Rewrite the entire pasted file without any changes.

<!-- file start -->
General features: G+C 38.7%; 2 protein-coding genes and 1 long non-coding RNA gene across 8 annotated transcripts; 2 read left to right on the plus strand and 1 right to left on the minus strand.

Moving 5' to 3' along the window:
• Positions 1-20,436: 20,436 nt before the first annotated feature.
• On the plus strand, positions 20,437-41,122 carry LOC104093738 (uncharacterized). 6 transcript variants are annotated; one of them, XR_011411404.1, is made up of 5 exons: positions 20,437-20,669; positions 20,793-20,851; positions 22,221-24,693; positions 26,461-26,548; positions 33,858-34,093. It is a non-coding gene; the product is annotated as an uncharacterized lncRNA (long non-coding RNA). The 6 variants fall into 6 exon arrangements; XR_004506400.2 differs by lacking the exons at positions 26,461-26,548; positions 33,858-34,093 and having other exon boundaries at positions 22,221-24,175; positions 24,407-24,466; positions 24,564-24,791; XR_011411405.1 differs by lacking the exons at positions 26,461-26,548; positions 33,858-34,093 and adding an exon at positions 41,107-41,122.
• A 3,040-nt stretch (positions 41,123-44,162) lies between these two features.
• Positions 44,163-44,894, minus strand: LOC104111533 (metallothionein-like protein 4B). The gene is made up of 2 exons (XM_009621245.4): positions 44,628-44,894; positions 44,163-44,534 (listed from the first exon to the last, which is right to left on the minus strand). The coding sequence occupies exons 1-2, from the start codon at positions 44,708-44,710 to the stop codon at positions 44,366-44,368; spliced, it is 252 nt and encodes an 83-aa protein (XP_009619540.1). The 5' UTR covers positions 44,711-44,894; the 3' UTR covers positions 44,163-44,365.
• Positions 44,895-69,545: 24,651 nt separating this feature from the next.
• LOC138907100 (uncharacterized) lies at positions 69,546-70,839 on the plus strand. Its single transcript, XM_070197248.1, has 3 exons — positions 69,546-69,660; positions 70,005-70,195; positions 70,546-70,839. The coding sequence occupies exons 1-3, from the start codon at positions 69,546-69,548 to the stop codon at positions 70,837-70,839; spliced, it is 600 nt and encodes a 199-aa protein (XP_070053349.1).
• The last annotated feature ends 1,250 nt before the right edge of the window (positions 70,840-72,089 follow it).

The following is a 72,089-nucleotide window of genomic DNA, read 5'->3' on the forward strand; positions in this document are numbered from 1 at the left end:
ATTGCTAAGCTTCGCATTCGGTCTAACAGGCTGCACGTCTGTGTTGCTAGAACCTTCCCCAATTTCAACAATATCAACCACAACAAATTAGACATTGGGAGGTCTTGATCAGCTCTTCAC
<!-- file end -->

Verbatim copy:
General features: G+C 38.7%; 2 protein-coding genes and 1 long non-coding RNA gene across 8 annotated transcripts; 2 read left to right on the plus strand and 1 right to left on the minus strand.

Moving 5' to 3' along the window:
• Positions 1-20,436: 20,436 nt before the first annotated feature.
• On the plus strand, positions 20,437-41,122 carry LOC104093738 (uncharacterized). 6 transcript variants are annotated; one of them, XR_011411404.1, is made up of 5 exons: positions 20,437-20,669; positions 20,793-20,851; positions 22,221-24,693; positions 26,461-26,548; positions 33,858-34,093. It is a non-coding gene; the product is annotated as an uncharacterized lncRNA (long non-coding RNA). The 6 variants fall into 6 exon arrangements; XR_004506400.2 differs by lacking the exons at positions 26,461-26,548; positions 33,858-34,093 and having other exon boundaries at positions 22,221-24,175; positions 24,407-24,466; positions 24,564-24,791; XR_011411405.1 differs by lacking the exons at positions 26,461-26,548; positions 33,858-34,093 and adding an exon at positions 41,107-41,122.
• A 3,040-nt stretch (positions 41,123-44,162) lies between these two features.
• Positions 44,163-44,894, minus strand: LOC104111533 (metallothionein-like protein 4B). The gene is made up of 2 exons (XM_009621245.4): positions 44,628-44,894; positions 44,163-44,534 (listed from the first exon to the last, which is right to left on the minus strand). The coding sequence occupies exons 1-2, from the start codon at positions 44,708-44,710 to the stop codon at positions 44,366-44,368; spliced, it is 252 nt and encodes an 83-aa protein (XP_009619540.1). The 5' UTR covers positions 44,711-44,894; the 3' UTR covers positions 44,163-44,365.
• Positions 44,895-69,545: 24,651 nt separating this feature from the next.
• LOC138907100 (uncharacterized) lies at positions 69,546-70,839 on the plus strand. Its single transcript, XM_070197248.1, has 3 exons — positions 69,546-69,660; positions 70,005-70,195; positions 70,546-70,839. The coding sequence occupies exons 1-3, from the start codon at positions 69,546-69,548 to the stop codon at positions 70,837-70,839; spliced, it is 600 nt and encodes a 199-aa protein (XP_070053349.1).
• The last annotated feature ends 1,250 nt before the right edge of the window (positions 70,840-72,089 follow it).

The following is a 72,089-nucleotide window of genomic DNA, read 5'->3' on the forward strand; positions in this document are numbered from 1 at the left end:
ATTGCTAAGCTTCGCATTCGGTCTAACAGGCTGCACGTCTGTGTTGCTAGAACCTTCCCCAATTTCAACAATATCAACCACAACAAATTAGACATTGGGAGGTCTTGATCAGCTCTTCAC